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University of Miami Continues to Rely on SPOT for Oceanic Flow Study

By | April 17, 2017
      Globalstar Spot Gen3

      Globalstar’s Spot Gen3 satellite device. Photo: Globalstar

      Globalstar announced that the University of Miami (UM) Rosenstiel School of Marine and Atmospheric Science will deploy 550 Spot Trace satellite trackers in its continued research expedition with the Consortium for Advanced Research on Transport of Hydrocarbon in the Environment (CARTHE), which is dedicated to forecasting the fate of oil dispersed into the environment to help inform and guide response teams. This research is an extension of an ongoing project that launched in 2012 after the BP oil spill to monitor how pollutants behave in normal and emergency conditions.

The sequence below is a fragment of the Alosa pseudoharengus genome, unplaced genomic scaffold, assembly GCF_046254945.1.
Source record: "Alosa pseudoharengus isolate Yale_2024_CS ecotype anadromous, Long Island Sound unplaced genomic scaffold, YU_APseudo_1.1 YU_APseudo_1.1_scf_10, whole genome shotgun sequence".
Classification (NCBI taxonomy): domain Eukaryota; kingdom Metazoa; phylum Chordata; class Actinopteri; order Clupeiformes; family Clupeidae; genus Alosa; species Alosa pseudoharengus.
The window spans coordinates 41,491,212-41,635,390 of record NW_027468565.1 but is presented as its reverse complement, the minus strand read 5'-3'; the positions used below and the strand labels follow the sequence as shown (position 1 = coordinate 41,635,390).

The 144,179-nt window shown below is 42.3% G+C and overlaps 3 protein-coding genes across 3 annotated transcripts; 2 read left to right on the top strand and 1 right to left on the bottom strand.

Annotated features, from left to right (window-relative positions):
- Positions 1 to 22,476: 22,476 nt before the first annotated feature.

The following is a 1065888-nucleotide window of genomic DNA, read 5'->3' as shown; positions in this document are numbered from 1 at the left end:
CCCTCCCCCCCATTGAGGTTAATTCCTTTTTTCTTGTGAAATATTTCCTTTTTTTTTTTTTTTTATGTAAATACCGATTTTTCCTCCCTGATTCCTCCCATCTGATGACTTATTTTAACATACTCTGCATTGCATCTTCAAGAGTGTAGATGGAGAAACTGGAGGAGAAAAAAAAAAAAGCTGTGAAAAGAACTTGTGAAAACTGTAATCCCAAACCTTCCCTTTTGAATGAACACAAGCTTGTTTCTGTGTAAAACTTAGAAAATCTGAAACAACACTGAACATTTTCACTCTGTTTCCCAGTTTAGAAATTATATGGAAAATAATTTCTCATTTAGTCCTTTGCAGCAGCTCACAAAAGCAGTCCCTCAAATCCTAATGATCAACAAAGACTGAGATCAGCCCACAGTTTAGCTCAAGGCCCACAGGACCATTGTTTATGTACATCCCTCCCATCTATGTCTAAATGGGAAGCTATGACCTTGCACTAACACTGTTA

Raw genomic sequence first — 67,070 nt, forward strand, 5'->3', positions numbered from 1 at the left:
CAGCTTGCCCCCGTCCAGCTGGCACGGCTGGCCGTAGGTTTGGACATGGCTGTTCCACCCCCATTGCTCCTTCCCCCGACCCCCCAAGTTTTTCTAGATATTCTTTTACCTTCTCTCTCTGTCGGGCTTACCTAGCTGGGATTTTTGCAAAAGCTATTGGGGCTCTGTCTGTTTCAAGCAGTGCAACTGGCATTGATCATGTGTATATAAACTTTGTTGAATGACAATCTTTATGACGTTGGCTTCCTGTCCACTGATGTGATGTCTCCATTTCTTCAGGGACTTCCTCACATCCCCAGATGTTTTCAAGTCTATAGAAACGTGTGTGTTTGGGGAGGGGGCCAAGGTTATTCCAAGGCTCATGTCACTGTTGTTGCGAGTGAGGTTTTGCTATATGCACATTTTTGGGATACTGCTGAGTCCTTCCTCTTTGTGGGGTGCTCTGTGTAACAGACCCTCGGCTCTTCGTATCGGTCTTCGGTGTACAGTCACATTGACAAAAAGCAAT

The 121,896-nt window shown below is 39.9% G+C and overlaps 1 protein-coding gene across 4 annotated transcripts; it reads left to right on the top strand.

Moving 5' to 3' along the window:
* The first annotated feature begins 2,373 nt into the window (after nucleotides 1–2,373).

Using satellite technology, Spot devices allow users to communicate from remote locations around the globe, transmitting messages and Global Positioning System (GPS) coordinates. UM will use Spot technology to calculate the speed and path of currents, and combine collected information with previous data to develop interconnected modeling systems. The previous study, executed in 2016, collected over 11 million data points.

      CARTHE research is broad reaching, providing data on the ocean surface for navigation, energy generation, drilling and climate modeling. The upcoming study will launch near the Louisiana coastline with the goal of exploring why the area was hit particularly hard by the Deepwater Horizon oil spill.